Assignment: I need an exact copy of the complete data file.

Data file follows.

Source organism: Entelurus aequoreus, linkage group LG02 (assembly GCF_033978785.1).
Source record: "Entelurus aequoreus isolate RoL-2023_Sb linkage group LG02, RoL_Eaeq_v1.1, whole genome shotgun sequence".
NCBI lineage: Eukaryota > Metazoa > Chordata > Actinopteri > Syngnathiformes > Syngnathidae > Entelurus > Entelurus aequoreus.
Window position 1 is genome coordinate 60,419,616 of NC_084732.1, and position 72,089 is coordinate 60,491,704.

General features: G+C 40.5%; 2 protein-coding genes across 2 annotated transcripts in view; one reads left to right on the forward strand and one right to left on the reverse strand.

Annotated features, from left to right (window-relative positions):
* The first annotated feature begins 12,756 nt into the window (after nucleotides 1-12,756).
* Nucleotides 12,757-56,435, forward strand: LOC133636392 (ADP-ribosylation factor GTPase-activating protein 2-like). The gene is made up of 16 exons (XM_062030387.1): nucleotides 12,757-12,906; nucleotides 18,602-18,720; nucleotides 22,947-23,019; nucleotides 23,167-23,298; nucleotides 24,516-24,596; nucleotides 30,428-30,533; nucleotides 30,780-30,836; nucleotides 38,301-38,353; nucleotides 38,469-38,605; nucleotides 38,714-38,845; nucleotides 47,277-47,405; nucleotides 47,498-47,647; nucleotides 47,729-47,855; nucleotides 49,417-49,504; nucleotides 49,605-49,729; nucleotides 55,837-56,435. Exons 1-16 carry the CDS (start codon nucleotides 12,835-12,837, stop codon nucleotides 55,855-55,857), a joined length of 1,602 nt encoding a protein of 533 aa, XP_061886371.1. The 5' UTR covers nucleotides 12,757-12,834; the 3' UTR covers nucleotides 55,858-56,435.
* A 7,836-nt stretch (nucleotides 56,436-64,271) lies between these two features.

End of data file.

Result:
Source organism: Entelurus aequoreus, linkage group LG02 (assembly GCF_033978785.1).
Source record: "Entelurus aequoreus isolate RoL-2023_Sb linkage group LG02, RoL_Eaeq_v1.1, whole genome shotgun sequence".
NCBI lineage: Eukaryota > Metazoa > Chordata > Actinopteri > Syngnathiformes > Syngnathidae > Entelurus > Entelurus aequoreus.
Window position 1 is genome coordinate 60,419,616 of NC_084732.1, and position 72,089 is coordinate 60,491,704.

General features: G+C 40.5%; 2 protein-coding genes across 2 annotated transcripts in view; one reads left to right on the forward strand and one right to left on the reverse strand.

Annotated features, from left to right (window-relative positions):
* The first annotated feature begins 12,756 nt into the window (after nucleotides 1-12,756).
* Nucleotides 12,757-56,435, forward strand: LOC133636392 (ADP-ribosylation factor GTPase-activating protein 2-like). The gene is made up of 16 exons (XM_062030387.1): nucleotides 12,757-12,906; nucleotides 18,602-18,720; nucleotides 22,947-23,019; nucleotides 23,167-23,298; nucleotides 24,516-24,596; nucleotides 30,428-30,533; nucleotides 30,780-30,836; nucleotides 38,301-38,353; nucleotides 38,469-38,605; nucleotides 38,714-38,845; nucleotides 47,277-47,405; nucleotides 47,498-47,647; nucleotides 47,729-47,855; nucleotides 49,417-49,504; nucleotides 49,605-49,729; nucleotides 55,837-56,435. Exons 1-16 carry the CDS (start codon nucleotides 12,835-12,837, stop codon nucleotides 55,855-55,857), a joined length of 1,602 nt encoding a protein of 533 aa, XP_061886371.1. The 5' UTR covers nucleotides 12,757-12,834; the 3' UTR covers nucleotides 55,858-56,435.
* A 7,836-nt stretch (nucleotides 56,436-64,271) lies between these two features.